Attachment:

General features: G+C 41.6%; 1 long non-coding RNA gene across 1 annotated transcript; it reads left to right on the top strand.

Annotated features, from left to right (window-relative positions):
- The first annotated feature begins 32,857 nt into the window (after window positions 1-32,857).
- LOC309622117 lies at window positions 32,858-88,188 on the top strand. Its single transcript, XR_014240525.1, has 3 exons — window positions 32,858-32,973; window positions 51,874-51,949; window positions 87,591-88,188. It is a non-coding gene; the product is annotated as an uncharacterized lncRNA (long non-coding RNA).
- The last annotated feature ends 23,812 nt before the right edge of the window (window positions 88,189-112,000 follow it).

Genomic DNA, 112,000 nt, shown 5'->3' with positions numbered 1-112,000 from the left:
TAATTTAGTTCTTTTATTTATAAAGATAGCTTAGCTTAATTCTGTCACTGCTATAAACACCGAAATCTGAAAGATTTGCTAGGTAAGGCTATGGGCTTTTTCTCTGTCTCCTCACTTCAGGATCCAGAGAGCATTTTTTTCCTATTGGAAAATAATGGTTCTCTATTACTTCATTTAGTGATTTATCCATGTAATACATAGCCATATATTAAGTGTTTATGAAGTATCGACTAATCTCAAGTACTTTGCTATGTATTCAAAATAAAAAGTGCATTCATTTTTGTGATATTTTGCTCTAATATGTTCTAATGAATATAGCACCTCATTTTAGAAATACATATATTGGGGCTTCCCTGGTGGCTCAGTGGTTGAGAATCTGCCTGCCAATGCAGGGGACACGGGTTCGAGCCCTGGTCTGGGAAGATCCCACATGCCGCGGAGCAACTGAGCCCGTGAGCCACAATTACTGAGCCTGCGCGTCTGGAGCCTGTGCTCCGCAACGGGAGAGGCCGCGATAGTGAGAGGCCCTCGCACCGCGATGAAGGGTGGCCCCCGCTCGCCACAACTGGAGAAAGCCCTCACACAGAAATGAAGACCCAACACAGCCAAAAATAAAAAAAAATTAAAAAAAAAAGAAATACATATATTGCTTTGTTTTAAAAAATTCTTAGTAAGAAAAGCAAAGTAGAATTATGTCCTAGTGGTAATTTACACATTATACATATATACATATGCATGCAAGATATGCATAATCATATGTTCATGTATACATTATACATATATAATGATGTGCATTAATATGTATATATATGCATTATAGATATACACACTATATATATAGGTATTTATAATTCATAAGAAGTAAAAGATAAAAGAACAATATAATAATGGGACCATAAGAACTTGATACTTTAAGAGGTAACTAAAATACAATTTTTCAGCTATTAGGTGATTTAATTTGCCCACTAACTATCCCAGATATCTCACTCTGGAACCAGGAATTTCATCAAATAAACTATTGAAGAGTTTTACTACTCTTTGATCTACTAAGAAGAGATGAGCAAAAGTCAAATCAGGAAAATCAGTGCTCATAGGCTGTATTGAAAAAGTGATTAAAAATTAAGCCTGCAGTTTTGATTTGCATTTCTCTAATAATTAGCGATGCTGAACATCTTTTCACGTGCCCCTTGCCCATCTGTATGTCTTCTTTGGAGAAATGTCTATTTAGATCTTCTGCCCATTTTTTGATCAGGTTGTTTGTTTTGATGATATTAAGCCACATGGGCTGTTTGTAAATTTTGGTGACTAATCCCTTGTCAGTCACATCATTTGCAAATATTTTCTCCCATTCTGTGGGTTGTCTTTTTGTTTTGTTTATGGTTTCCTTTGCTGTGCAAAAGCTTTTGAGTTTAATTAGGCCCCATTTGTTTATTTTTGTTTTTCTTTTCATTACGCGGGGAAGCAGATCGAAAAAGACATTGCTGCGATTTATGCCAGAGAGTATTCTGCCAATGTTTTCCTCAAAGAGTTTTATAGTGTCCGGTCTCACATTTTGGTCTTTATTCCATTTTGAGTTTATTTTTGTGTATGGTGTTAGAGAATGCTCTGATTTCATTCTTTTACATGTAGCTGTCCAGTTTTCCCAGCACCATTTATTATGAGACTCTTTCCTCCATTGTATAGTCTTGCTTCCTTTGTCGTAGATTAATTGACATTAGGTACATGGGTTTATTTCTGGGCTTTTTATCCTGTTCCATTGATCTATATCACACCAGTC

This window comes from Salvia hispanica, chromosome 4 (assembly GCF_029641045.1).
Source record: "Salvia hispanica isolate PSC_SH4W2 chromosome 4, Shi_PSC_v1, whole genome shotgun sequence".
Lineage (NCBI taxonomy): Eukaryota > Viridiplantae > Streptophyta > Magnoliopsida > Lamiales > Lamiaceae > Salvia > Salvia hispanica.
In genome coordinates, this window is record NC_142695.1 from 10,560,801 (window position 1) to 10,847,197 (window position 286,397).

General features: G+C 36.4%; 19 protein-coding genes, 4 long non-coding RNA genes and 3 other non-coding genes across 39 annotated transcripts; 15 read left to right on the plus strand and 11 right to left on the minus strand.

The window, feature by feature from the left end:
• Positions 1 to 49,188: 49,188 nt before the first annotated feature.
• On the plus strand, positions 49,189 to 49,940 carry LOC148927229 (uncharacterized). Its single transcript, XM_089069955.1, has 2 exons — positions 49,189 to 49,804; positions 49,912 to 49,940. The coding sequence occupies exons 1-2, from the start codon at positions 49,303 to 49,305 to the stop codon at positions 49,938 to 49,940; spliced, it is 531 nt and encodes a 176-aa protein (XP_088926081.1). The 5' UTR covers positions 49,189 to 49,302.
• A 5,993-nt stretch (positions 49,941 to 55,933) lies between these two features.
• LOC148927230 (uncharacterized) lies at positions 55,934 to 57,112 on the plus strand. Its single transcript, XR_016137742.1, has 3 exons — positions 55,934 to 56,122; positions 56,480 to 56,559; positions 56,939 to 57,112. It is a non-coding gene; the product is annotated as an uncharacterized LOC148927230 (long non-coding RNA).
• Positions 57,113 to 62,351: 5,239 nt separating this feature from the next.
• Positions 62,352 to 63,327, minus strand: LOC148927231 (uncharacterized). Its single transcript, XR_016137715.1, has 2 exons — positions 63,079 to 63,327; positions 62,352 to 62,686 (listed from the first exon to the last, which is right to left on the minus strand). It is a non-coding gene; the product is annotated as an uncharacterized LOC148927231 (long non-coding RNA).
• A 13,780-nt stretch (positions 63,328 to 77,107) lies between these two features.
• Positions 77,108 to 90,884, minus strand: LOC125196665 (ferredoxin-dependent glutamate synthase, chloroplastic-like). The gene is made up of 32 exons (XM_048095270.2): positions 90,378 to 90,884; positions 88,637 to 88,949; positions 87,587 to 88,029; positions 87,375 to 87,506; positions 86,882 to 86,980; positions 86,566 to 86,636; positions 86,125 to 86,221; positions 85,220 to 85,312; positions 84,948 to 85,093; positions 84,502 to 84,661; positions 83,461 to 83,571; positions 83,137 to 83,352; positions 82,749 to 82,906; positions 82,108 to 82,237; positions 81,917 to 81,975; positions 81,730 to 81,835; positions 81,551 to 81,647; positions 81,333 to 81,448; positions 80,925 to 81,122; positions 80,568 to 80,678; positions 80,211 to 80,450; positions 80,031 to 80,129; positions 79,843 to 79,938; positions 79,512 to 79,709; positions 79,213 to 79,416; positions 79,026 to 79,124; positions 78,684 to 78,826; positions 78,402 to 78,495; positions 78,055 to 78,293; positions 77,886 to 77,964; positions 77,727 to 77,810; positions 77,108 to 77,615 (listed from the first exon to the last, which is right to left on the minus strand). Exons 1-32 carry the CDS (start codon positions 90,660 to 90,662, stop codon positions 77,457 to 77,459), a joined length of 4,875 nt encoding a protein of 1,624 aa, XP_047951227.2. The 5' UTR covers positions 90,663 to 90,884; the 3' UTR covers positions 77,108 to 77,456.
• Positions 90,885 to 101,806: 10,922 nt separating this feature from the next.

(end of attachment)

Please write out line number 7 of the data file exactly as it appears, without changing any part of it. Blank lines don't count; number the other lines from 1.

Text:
TAATTTAGTTCTTTTATTTATAAAGATAGCTTAGCTTAATTCTGTCACTGCTATAAACACCGAAATCTGAAAGATTTGCTAGGTAAGGCTATGGGCTTTTTCTCTGTCTCCTCACTTCAGGATCCAGAGAGCATTTTTTTCCTATTGGAAAATAATGGTTCTCTATTACTTCATTTAGTGATTTATCCATGTAATACATAGCCATATATTAAGTGTTTATGAAGTATCGACTAATCTCAAGTACTTTGCTATGTATTCAAAATAAAAAGTGCATTCATTTTTGTGATATTTTGCTCTAATATGTTCTAATGAATATAGCACCTCATTTTAGAAATACATATATTGGGGCTTCCCTGGTGGCTCAGTGGTTGAGAATCTGCCTGCCAATGCAGGGGACACGGGTTCGAGCCCTGGTCTGGGAAGATCCCACATGCCGCGGAGCAACTGAGCCCGTGAGCCACAATTACTGAGCCTGCGCGTCTGGAGCCTGTGCTCCGCAACGGGAGAGGCCGCGATAGTGAGAGGCCCTCGCACCGCGATGAAGGGTGGCCCCCGCTCGCCACAACTGGAGAAAGCCCTCACACAGAAATGAAGACCCAACACAGCCAAAAATAAAAAAAAATTAAAAAAAAAAGAAATACATATATTGCTTTGTTTTAAAAAATTCTTAGTAAGAAAAGCAAAGTAGAATTATGTCCTAGTGGTAATTTACACATTATACATATATACATATGCATGCAAGATATGCATAATCATATGTTCATGTATACATTATACATATATAATGATGTGCATTAATATGTATATATATGCATTATAGATATACACACTATATATATAGGTATTTATAATTCATAAGAAGTAAAAGATAAAAGAACAATATAATAATGGGACCATAAGAACTTGATACTTTAAGAGGTAACTAAAATACAATTTTTCAGCTATTAGGTGATTTAATTTGCCCACTAACTATCCCAGATATCTCACTCTGGAACCAGGAATTTCATCAAATAAACTATTGAAGAGTTTTACTACTCTTTGATCTACTAAGAAGAGATGAGCAAAAGTCAAATCAGGAAAATCAGTGCTCATAGGCTGTATTGAAAAAGTGATTAAAAATTAAGCCTGCAGTTTTGATTTGCATTTCTCTAATAATTAGCGATGCTGAACATCTTTTCACGTGCCCCTTGCCCATCTGTATGTCTTCTTTGGAGAAATGTCTATTTAGATCTTCTGCCCATTTTTTGATCAGGTTGTTTGTTTTGATGATATTAAGCCACATGGGCTGTTTGTAAATTTTGGTGACTAATCCCTTGTCAGTCACATCATTTGCAAATATTTTCTCCCATTCTGTGGGTTGTCTTTTTGTTTTGTTTATGGTTTCCTTTGCTGTGCAAAAGCTTTTGAGTTTAATTAGGCCCCATTTGTTTATTTTTGTTTTTCTTTTCATTACGCGGGGAAGCAGATCGAAAAAGACATTGCTGCGATTTATGCCAGAGAGTATTCTGCCAATGTTTTCCTCAAAGAGTTTTATAGTGTCCGGTCTCACATTTTGGTCTTTATTCCATTTTGAGTTTATTTTTGTGTATGGTGTTAGAGAATGCTCTGATTTCATTCTTTTACATGTAGCTGTCCAGTTTTCCCAGCACCATTTATTATGAGACTCTTTCCTCCATTGTATAGTCTTGCTTCCTTTGTCGTAGATTAATTGACATTAGGTACATGGGTTTATTTCTGGGCTTTTTATCCTGTTCCATTGATCTATATCACACCAGTC